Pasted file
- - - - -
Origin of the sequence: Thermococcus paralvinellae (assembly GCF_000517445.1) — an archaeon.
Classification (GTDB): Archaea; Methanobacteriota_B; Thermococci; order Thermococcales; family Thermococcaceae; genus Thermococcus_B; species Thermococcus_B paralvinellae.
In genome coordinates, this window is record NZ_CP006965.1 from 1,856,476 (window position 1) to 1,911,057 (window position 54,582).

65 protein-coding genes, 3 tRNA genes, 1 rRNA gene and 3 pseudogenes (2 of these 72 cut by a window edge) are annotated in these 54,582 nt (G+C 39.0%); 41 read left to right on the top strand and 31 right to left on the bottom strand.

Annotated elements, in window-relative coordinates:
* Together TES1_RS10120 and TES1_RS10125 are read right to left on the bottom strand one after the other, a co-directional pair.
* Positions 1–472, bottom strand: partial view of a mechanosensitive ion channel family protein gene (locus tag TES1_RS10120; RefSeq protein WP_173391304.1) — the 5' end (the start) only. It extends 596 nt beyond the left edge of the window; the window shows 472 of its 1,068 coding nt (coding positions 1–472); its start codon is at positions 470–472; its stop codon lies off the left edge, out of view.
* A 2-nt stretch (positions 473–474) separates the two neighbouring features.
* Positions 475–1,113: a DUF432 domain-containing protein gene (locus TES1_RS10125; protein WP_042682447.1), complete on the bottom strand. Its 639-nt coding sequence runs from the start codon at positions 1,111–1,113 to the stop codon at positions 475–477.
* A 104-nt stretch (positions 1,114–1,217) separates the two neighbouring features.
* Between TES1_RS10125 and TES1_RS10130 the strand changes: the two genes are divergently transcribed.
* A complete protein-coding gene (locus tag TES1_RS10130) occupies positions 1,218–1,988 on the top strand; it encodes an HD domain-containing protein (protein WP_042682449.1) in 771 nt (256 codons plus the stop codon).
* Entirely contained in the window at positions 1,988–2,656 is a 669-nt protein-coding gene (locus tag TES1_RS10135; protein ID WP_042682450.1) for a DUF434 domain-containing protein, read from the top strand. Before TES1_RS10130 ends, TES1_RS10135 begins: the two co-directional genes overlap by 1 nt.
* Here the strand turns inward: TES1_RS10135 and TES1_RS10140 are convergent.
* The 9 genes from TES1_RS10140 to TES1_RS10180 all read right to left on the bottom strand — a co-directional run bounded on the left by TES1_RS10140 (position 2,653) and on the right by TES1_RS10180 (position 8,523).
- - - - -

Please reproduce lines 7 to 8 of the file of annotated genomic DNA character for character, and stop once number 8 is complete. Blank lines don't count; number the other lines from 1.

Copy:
* Positions 1–472, bottom strand: partial view of a mechanosensitive ion channel family protein gene (locus tag TES1_RS10120; RefSeq protein WP_173391304.1) — the 5' end (the start) only. It extends 596 nt beyond the left edge of the window; the window shows 472 of its 1,068 coding nt (coding positions 1–472); its start codon is at positions 470–472; its stop codon lies off the left edge, out of view.
* A 2-nt stretch (positions 473–474) separates the two neighbouring features.